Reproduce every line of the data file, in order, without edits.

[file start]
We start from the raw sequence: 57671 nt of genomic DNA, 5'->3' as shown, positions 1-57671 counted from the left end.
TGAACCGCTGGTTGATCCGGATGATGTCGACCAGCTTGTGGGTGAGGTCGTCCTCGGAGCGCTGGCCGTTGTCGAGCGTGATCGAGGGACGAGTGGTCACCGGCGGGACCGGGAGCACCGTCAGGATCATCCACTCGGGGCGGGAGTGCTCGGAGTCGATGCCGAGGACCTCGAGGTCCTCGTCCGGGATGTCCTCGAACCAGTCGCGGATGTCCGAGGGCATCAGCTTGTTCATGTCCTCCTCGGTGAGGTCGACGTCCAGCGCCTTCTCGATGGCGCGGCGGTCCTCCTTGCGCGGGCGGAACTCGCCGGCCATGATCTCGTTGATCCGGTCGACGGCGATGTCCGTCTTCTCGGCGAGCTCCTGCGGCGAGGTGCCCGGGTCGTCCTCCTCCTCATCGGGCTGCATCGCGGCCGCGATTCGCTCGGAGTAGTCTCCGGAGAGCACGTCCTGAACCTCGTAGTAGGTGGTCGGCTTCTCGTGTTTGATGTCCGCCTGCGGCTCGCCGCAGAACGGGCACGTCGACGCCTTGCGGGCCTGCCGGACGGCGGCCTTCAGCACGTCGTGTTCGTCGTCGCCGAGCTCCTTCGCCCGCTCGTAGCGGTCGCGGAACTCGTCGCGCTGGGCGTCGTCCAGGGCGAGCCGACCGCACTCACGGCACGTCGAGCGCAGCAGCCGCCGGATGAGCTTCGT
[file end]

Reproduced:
We start from the raw sequence: 57671 nt of genomic DNA, 5'->3' as shown, positions 1-57671 counted from the left end.
TGAACCGCTGGTTGATCCGGATGATGTCGACCAGCTTGTGGGTGAGGTCGTCCTCGGAGCGCTGGCCGTTGTCGAGCGTGATCGAGGGACGAGTGGTCACCGGCGGGACCGGGAGCACCGTCAGGATCATCCACTCGGGGCGGGAGTGCTCGGAGTCGATGCCGAGGACCTCGAGGTCCTCGTCCGGGATGTCCTCGAACCAGTCGCGGATGTCCGAGGGCATCAGCTTGTTCATGTCCTCCTCGGTGAGGTCGACGTCCAGCGCCTTCTCGATGGCGCGGCGGTCCTCCTTGCGCGGGCGGAACTCGCCGGCCATGATCTCGTTGATCCGGTCGACGGCGATGTCCGTCTTCTCGGCGAGCTCCTGCGGCGAGGTGCCCGGGTCGTCCTCCTCCTCATCGGGCTGCATCGCGGCCGCGATTCGCTCGGAGTAGTCTCCGGAGAGCACGTCCTGAACCTCGTAGTAGGTGGTCGGCTTCTCGTGTTTGATGTCCGCCTGCGGCTCGCCGCAGAACGGGCACGTCGACGCCTTGCGGGCCTGCCGGACGGCGGCCTTCAGCACGTCGTGTTCGTCGTCGCCGAGCTCCTTCGCCCGCTCGTAGCGGTCGCGGAACTCGTCGCGCTGGGCGTCGTCCAGGGCGAGCCGACCGCACTCACGGCACGTCGAGCGCAGCAGCCGCCGGATGAGCTTCGT